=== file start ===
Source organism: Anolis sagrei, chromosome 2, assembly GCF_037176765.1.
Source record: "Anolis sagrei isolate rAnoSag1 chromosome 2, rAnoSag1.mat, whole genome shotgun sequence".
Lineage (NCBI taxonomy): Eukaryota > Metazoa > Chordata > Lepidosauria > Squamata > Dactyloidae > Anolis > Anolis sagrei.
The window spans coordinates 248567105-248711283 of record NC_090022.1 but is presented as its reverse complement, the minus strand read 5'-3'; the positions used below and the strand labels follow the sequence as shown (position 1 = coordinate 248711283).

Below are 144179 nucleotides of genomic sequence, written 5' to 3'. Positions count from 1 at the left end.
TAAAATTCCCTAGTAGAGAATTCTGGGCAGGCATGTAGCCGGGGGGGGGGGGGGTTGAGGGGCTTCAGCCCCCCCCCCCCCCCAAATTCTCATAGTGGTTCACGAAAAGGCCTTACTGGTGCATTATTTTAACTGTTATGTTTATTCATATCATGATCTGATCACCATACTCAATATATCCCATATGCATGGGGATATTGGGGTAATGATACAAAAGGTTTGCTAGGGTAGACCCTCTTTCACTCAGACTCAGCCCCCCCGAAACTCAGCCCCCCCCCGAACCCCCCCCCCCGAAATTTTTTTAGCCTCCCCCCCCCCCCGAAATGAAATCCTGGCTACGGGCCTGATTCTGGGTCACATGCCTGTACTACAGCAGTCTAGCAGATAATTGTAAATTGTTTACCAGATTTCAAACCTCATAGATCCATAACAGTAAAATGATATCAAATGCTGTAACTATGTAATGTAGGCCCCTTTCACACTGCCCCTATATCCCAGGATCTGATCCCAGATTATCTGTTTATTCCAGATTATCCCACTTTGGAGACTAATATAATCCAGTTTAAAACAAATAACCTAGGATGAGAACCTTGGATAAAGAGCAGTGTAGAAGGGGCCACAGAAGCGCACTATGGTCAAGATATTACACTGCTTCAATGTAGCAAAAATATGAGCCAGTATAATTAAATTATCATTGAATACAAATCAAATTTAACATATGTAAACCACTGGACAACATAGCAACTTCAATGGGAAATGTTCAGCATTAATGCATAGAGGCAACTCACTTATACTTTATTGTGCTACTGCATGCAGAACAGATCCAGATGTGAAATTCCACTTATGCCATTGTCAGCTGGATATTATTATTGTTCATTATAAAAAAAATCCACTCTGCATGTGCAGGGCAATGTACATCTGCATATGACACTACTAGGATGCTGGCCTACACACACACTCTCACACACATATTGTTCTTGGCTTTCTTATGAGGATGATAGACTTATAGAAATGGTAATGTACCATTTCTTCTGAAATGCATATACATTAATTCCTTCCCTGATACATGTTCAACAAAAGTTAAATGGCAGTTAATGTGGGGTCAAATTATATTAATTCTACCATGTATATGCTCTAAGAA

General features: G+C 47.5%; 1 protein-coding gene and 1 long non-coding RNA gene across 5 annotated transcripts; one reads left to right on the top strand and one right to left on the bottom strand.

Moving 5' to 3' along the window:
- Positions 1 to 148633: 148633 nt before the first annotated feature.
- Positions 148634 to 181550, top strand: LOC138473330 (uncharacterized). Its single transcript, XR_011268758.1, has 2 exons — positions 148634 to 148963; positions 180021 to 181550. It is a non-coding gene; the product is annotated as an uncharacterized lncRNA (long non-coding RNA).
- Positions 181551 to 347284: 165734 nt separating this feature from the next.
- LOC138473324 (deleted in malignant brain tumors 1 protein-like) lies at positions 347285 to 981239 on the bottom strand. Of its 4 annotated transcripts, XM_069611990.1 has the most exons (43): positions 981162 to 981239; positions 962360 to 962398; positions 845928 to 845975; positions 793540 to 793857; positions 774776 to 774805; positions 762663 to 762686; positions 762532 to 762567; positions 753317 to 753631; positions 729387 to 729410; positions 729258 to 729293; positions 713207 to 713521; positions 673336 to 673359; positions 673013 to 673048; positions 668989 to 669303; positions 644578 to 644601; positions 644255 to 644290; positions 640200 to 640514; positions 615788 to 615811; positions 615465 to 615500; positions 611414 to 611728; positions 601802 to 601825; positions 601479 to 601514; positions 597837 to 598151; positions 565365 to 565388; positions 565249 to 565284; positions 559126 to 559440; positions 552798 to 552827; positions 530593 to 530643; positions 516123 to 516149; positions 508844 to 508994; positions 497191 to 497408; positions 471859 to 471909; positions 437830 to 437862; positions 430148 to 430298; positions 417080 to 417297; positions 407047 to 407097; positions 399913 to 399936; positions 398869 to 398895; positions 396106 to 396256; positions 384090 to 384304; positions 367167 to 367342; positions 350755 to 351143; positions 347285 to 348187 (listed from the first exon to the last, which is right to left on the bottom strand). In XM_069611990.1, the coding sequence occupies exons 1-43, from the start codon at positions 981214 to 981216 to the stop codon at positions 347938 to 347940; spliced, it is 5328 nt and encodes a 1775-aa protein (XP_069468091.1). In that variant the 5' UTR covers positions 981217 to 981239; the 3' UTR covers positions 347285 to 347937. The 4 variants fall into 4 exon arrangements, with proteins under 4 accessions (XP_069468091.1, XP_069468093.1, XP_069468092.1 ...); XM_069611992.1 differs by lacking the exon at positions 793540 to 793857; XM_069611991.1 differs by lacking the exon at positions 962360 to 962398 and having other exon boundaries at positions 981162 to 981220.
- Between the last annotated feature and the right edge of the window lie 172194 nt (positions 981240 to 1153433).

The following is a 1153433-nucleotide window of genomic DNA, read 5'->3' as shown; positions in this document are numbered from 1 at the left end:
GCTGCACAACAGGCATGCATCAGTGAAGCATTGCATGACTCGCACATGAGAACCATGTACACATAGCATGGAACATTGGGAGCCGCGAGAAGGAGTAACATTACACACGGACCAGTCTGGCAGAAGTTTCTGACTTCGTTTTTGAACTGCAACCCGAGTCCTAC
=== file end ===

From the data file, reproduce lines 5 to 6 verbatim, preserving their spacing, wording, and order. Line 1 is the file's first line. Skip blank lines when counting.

Below are 144179 nucleotides of genomic sequence, written 5' to 3'. Positions count from 1 at the left end.
TAAAATTCCCTAGTAGAGAATTCTGGGCAGGCATGTAGCCGGGGGGGGGGGGGGTTGAGGGGCTTCAGCCCCCCCCCCCCCCCAAATTCTCATAGTGGTTCACGAAAAGGCCTTACTGGTGCATTATTTTAACTGTTATGTTTATTCATATCATGATCTGATCACCATACTCAATATATCCCATATGCATGGGGATATTGGGGTAATGATACAAAAGGTTTGCTAGGGTAGACCCTCTTTCACTCAGACTCAGCCCCCCCGAAACTCAGCCCCCCCCCGAACCCCCCCCCCCGAAATTTTTTTAGCCTCCCCCCCCCCCCGAAATGAAATCCTGGCTACGGGCCTGATTCTGGGTCACATGCCTGTACTACAGCAGTCTAGCAGATAATTGTAAATTGTTTACCAGATTTCAAACCTCATAGATCCATAACAGTAAAATGATATCAAATGCTGTAACTATGTAATGTAGGCCCCTTTCACACTGCCCCTATATCCCAGGATCTGATCCCAGATTATCTGTTTATTCCAGATTATCCCACTTTGGAGACTAATATAATCCAGTTTAAAACAAATAACCTAGGATGAGAACCTTGGATAAAGAGCAGTGTAGAAGGGGCCACAGAAGCGCACTATGGTCAAGATATTACACTGCTTCAATGTAGCAAAAATATGAGCCAGTATAATTAAATTATCATTGAATACAAATCAAATTTAACATATGTAAACCACTGGACAACATAGCAACTTCAATGGGAAATGTTCAGCATTAATGCATAGAGGCAACTCACTTATACTTTATTGTGCTACTGCATGCAGAACAGATCCAGATGTGAAATTCCACTTATGCCATTGTCAGCTGGATATTATTATTGTTCATTATAAAAAAAATCCACTCTGCATGTGCAGGGCAATGTACATCTGCATATGACACTACTAGGATGCTGGCCTACACACACACTCTCACACACATATTGTTCTTGGCTTTCTTATGAGGATGATAGACTTATAGAAATGGTAATGTACCATTTCTTCTGAAATGCATATACATTAATTCCTTCCCTGATACATGTTCAACAAAAGTTAAATGGCAGTTAATGTGGGGTCAAATTATATTAATTCTACCATGTATATGCTCTAAGAA